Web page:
Personal aplastic anaemia blogs tend to end abruptly.
Following weeks or months of emotionally charged posts, without announcement, they just… stop.
This leaves my mind to flit anxiously between the only 2 possible scenarios:
a. the patient has grown tired of recounting their health journey and neglected to inform their readers, or
b. the patient has died
As I bring Faulty Marrow to a close, I can reassure you that I am:
a. still alive, and
b. still writing
After 18 posts and 13,000 words, this blog has taught me many lessons. The 3 core ones are:
1. Creativity is a healer
I begin each post with a single, crystal clear idea.
Attached to this idea is a billowing maelstrom of thoughts and feelings, over which I have little clarity.
Deconstructing the web of emotions that spider through my mind, and restructuring them into a neat written format, is both cathartic and revealing.
Often, I only fully understand the point of an article after I’ve ploughed through all the mental grit and gravel and unearthed one shiny pebble of insight.
Not everyone is a writer. Some people cut dance shapes. Or pluck tunes on an instrument. Brush paint onto canvas. Practise gastronomic alchemy. Weave yarn. Code computer programmes. Juggle balls. Make babies.
There are infinite ways to create.
Whichever way flicks your switch, keep actively bringing new things into existence.
However small, however grand – however deep-rooted, however fleeting – creation is a sure-fire path to understanding and celebrating your place in the world.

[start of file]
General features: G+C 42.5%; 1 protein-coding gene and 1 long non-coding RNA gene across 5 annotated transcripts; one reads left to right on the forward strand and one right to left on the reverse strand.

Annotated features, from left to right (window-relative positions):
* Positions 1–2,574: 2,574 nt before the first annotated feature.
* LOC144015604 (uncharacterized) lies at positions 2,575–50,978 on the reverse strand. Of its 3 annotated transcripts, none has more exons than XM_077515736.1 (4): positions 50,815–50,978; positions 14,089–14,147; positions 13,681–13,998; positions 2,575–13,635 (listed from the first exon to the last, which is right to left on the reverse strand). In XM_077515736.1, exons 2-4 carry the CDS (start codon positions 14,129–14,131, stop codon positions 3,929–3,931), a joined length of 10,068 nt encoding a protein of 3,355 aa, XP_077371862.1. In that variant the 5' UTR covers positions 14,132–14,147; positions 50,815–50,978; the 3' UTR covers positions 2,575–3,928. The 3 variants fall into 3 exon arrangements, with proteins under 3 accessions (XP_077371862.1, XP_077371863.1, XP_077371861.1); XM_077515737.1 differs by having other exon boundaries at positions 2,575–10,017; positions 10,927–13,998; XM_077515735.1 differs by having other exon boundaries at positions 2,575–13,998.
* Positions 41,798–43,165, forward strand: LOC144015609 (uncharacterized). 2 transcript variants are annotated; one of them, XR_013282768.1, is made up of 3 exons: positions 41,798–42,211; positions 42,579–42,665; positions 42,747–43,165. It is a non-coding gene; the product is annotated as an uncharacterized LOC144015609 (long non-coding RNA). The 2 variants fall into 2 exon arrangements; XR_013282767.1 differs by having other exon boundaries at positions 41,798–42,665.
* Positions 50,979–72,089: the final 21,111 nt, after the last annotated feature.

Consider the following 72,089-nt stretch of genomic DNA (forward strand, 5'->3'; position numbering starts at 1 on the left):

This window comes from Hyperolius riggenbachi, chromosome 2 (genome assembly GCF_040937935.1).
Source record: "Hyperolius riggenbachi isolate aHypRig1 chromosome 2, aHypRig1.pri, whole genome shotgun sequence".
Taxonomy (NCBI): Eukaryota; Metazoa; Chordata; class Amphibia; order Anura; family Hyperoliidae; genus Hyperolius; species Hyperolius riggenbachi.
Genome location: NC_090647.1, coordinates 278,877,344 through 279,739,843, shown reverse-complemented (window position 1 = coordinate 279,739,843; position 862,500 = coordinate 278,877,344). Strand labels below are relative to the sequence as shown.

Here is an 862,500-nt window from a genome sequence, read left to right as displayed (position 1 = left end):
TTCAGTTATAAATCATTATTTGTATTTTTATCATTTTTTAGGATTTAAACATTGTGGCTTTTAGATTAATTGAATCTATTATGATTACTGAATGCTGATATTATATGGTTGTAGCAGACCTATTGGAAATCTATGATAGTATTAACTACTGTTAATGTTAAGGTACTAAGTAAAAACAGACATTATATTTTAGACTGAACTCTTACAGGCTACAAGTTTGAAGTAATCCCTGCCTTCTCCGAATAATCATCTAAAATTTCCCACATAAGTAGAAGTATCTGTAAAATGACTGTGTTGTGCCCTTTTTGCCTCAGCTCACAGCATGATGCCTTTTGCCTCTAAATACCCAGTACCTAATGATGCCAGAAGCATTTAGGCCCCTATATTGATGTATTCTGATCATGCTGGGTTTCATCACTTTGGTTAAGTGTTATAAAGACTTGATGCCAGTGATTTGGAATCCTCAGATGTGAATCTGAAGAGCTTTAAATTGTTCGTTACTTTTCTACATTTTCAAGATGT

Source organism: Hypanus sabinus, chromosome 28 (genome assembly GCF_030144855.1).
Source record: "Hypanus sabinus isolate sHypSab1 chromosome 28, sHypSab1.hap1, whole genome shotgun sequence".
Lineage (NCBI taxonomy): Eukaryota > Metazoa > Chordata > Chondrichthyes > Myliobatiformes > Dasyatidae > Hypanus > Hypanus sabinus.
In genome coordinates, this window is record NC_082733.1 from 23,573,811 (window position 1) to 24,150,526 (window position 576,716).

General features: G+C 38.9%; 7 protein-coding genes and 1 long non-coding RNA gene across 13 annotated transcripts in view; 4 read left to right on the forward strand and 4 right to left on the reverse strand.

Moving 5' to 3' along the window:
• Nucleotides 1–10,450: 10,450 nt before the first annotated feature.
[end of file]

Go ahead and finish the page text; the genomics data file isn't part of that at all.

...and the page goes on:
2. Sharing is an omnipotent tool
This blog was never meant to be a private diary. It was always an open communication between me and you.
I wanted to convey my experiences in a way that might give you a glimpse of your own life – reframed and reviewed, so it took on a subtly new slant.
Countless hours of writing, editing and re-writing for a tiny band of followers – and every moment has been an honour.
Because sharing creates connection – and connection elevates the human experience.
Again, there are myriad things to share. Time and space, advice and skills, tools and training. Music, hugs and chocolate cake (although this last one requires years of training).
Whatever you can spare, keep giving it away. How we share is how we thrive, both as individuals and as a species.
3. I love writing
And I’m pretty decent at it.
With that in mind, what’s next…?
As I take pigeon steps back to optimal health – my body infused with a functioning adopted bone marrow – it makes sense that a blog entitled Faulty Marrow has run its course.
From stark realism to magical fiction
For months, I have been awash with some very harsh realities. Now it’s time for me to delve into a story that has been simmering in the recesses of my mind for years. To explore the building of a fictitious world, born of my own imaginings; and learn how I can interweave a mind-boggling number of threads to produce one cohesive, engaging and meaningful tale.
It’s a large undertaking – and it is finally going to happen thanks to disease. A disease that stopped me in my tracks, tested me to an extreme, and empowered me in the process.
Hopefully someone will read it one day.
Because, you see, writers and readers are like the percussive and melodic elements of a song. Each one is nice on its own – but kind of flat. Put them together and – boom – sparks fly, light pours down.
Thank you for reading Faulty Marrow. It wouldn’t have been nearly as enlightening without you.